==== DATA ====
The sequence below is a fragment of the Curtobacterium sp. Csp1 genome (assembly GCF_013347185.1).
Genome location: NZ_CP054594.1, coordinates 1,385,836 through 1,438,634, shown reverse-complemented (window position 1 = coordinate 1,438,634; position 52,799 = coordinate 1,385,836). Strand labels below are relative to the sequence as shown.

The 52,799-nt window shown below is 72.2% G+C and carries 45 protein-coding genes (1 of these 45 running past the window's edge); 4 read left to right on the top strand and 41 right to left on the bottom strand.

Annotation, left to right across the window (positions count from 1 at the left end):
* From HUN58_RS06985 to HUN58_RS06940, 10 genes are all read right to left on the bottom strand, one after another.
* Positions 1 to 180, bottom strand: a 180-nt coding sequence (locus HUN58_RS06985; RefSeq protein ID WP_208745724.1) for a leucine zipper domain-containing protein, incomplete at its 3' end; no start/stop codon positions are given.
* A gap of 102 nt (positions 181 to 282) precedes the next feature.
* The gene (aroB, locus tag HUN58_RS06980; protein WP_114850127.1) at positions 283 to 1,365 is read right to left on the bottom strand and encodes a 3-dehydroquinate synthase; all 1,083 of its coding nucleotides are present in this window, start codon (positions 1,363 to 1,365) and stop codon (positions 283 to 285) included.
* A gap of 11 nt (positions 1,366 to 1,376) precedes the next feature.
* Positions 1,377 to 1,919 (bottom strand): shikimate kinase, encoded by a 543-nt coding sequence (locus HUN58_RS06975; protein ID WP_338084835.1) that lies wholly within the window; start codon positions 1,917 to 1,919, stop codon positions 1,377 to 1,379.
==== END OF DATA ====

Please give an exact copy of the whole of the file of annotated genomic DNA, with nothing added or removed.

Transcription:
The sequence below is a fragment of the Curtobacterium sp. Csp1 genome (assembly GCF_013347185.1).
Genome location: NZ_CP054594.1, coordinates 1,385,836 through 1,438,634, shown reverse-complemented (window position 1 = coordinate 1,438,634; position 52,799 = coordinate 1,385,836). Strand labels below are relative to the sequence as shown.

The 52,799-nt window shown below is 72.2% G+C and carries 45 protein-coding genes (1 of these 45 running past the window's edge); 4 read left to right on the top strand and 41 right to left on the bottom strand.

Annotation, left to right across the window (positions count from 1 at the left end):
* From HUN58_RS06985 to HUN58_RS06940, 10 genes are all read right to left on the bottom strand, one after another.
* Positions 1 to 180, bottom strand: a 180-nt coding sequence (locus HUN58_RS06985; RefSeq protein ID WP_208745724.1) for a leucine zipper domain-containing protein, incomplete at its 3' end; no start/stop codon positions are given.
* A gap of 102 nt (positions 181 to 282) precedes the next feature.
* The gene (aroB, locus tag HUN58_RS06980; protein WP_114850127.1) at positions 283 to 1,365 is read right to left on the bottom strand and encodes a 3-dehydroquinate synthase; all 1,083 of its coding nucleotides are present in this window, start codon (positions 1,363 to 1,365) and stop codon (positions 283 to 285) included.
* A gap of 11 nt (positions 1,366 to 1,376) precedes the next feature.
* Positions 1,377 to 1,919 (bottom strand): shikimate kinase, encoded by a 543-nt coding sequence (locus HUN58_RS06975; protein ID WP_338084835.1) that lies wholly within the window; start codon positions 1,917 to 1,919, stop codon positions 1,377 to 1,379.